Like most of 2020 you can expect the unexpected. The last time a large volume of U.S. rice was exported to Brazil was in 2002/2003 when 342,000 tons (milled basis) was sold to the largest rice-producing and consuming country in the Western Hemisphere. The variety known as Cocodrie was a common southern long-grain at the time. Due to a set of circumstances brought about by the coronavirus and climatic conditions, a shortage of rice in Brazil is a serious matter for government officials as they address food security issues in the country. This week in the Port of Lake Charles, Louisiana, rice farmers of the South Louisiana Rail Facility (SLRF) are making their own history as they truck rice into the port’s bulk grain facility for a shipment of 30,000 tons.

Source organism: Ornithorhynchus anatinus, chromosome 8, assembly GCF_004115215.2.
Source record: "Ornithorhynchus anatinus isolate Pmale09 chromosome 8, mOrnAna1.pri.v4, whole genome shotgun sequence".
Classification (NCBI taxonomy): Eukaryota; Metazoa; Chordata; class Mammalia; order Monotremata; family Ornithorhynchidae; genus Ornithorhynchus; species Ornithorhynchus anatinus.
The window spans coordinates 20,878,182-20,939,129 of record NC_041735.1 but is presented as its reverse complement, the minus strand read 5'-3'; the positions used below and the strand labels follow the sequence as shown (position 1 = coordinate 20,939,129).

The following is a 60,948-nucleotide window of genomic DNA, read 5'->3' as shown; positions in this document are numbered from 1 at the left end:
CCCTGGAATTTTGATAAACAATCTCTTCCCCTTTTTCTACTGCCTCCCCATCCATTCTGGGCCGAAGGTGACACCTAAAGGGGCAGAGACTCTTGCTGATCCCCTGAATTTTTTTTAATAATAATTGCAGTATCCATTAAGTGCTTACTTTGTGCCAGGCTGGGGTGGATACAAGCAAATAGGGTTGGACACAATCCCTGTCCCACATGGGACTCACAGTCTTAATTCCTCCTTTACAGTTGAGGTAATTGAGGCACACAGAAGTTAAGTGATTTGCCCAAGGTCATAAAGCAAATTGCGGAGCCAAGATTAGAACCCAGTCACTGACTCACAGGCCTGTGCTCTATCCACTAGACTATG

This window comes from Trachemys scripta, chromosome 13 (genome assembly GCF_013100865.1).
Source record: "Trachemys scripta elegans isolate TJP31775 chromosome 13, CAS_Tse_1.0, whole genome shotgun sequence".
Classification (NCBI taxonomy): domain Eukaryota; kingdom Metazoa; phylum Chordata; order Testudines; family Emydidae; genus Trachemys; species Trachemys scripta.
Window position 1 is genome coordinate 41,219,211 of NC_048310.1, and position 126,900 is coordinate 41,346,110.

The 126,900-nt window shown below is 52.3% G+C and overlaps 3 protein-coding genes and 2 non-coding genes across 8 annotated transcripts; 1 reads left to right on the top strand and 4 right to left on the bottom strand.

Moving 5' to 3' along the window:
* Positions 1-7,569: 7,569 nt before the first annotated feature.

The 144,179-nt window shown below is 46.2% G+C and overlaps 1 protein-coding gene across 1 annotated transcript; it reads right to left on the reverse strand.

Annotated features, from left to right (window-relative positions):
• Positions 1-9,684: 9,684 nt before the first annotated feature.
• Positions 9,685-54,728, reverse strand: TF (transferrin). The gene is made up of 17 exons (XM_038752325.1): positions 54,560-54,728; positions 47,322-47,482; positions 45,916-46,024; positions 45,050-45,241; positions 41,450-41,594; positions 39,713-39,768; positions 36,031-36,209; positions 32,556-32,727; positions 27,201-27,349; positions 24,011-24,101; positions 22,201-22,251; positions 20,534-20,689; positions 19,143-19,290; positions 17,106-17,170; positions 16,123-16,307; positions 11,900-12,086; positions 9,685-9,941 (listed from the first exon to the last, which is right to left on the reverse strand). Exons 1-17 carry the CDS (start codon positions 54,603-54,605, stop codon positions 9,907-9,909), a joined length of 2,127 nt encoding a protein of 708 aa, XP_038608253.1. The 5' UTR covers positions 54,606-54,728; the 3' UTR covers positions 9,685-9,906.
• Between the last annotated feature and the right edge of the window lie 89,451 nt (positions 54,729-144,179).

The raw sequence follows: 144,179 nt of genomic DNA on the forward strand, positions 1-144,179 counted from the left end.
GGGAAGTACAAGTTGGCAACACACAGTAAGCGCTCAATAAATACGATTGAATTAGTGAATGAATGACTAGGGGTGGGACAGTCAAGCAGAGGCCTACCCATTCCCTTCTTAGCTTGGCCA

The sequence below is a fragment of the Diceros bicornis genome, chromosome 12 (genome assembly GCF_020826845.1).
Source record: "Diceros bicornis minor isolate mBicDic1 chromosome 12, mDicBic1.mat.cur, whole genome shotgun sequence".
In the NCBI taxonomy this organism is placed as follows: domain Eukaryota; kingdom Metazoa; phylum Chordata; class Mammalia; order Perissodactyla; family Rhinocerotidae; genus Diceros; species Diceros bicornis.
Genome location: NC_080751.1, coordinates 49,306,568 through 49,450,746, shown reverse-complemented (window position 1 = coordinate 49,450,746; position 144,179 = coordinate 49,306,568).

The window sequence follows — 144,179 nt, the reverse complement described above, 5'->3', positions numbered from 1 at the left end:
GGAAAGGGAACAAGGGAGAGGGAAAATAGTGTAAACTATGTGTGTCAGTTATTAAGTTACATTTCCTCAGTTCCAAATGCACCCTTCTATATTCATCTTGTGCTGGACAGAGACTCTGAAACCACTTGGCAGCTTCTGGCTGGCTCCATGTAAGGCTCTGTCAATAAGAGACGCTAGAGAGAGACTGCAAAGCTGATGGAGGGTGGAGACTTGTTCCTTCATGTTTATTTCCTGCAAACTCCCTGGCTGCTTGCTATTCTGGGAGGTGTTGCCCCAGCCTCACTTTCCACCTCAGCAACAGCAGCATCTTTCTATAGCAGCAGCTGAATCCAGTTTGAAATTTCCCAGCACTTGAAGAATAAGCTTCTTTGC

A member of the US Rice Producers Association, the SLRF has become an important entity in the rough rice export market during its brief history as an organization. “It has not been easy but this group of farmers has not let a number of obstacles get in their way,” says Dwight Roberts, President & CEO of the USRPA, adding, “They just go around them and make it happen.”
After severe damage by two hurricanes, while dodging COVID-19 interruptions throughout the growing season, SLRF organized shipments to Mexico, Honduras and Brazil during 2020. A second 30,000 ton vessel for Brazil is expected to load the first week in November. Brazil recently announced suspending import tariffs on corn, soybeans and by-products to alleviate shortages and high prices just as the government had previously done for rice imports.
Earlier this year the SLRF farmers announced plans to construct a rice mill in the Lacassine Industrial Park on property maintained by the rail facility in a partnership with India-based Agreeta Farmer Network.